Well, you are in the 192.168.* net so perhaps it doesn't have a name that can be looked up?
The are many problems with that code.
At the most fundamental level, getLocalName() returns the name of the server interface through which the request was received.
localis local to the server. From the server, the browser is the
Even then (if you tried to do the same with the remote host), you're asking the DNS servers available to the server to resolve an IP that's defined on the client. There are multiple problems with this: if private ranges are used, they are not unique at all. And in this case the client does use one. Then the OS matters, as well as whether there are multiple cards, each with its own host name. But all this is moot because the server (the HttpServletRequest object is on the server side) does not know the host name of the machine on which the HTTP request originates. Packets that reach the server may have been passed through proxies and so on. The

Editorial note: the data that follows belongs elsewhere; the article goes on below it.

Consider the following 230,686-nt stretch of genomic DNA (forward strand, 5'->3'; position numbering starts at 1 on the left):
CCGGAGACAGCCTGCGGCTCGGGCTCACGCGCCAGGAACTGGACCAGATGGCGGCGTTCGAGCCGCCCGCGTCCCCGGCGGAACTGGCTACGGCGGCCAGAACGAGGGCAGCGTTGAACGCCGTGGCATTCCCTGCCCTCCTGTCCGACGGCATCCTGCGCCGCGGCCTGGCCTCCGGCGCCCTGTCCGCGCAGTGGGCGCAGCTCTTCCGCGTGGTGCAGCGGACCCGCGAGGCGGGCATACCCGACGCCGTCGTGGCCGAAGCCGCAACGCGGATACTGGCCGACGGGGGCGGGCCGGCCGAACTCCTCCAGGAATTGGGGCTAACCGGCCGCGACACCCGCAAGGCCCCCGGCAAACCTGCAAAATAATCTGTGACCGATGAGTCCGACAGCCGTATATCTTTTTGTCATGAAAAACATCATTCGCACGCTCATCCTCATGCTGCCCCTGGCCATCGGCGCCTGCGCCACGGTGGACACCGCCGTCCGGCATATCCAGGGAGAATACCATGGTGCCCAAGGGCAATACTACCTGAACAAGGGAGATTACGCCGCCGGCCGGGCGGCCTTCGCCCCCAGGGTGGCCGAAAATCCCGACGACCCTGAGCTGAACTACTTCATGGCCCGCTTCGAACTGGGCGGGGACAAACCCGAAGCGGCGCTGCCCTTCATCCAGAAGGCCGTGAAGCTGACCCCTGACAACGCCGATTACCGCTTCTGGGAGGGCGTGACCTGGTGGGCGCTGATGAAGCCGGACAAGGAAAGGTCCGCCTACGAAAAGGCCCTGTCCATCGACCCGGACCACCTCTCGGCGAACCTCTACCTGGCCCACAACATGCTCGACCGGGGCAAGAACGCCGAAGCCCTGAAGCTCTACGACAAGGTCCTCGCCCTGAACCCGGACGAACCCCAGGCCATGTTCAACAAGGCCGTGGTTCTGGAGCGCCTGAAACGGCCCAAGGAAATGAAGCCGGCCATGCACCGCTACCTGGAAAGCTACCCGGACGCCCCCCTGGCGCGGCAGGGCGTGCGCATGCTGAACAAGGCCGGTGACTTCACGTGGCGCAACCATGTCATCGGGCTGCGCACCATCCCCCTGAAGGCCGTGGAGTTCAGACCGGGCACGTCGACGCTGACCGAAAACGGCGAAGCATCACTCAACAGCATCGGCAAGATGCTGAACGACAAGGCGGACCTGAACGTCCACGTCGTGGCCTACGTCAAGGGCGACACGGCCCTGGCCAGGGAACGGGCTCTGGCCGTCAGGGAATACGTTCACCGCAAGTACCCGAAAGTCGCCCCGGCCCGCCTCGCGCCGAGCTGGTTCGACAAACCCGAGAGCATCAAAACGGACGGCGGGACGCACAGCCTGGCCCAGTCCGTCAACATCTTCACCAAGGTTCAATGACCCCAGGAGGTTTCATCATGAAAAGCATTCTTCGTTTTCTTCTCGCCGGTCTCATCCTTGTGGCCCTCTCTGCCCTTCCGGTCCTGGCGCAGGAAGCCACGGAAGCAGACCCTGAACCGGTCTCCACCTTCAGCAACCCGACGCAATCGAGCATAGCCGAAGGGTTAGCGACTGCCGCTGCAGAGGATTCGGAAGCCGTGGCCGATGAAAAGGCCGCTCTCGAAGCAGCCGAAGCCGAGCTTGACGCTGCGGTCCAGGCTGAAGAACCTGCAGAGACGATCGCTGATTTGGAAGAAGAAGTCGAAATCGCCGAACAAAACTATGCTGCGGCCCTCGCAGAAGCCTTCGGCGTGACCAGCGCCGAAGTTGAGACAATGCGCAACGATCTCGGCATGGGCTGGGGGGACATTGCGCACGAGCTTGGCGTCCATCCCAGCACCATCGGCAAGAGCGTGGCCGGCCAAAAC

remote hostseen by the server is not necessarily the
origin. The network layer thus cannot tell you that information and the HTTP protocol does not send the local machine name (for a number of reasons, security included).
AFAIK, there are no portable solutions for what you want.
Thank you, Nicklas and Jean. Very useful information and it's good to know that I wasn't losing my mind -- that the task at hand is impossible. I'll stick with IP address.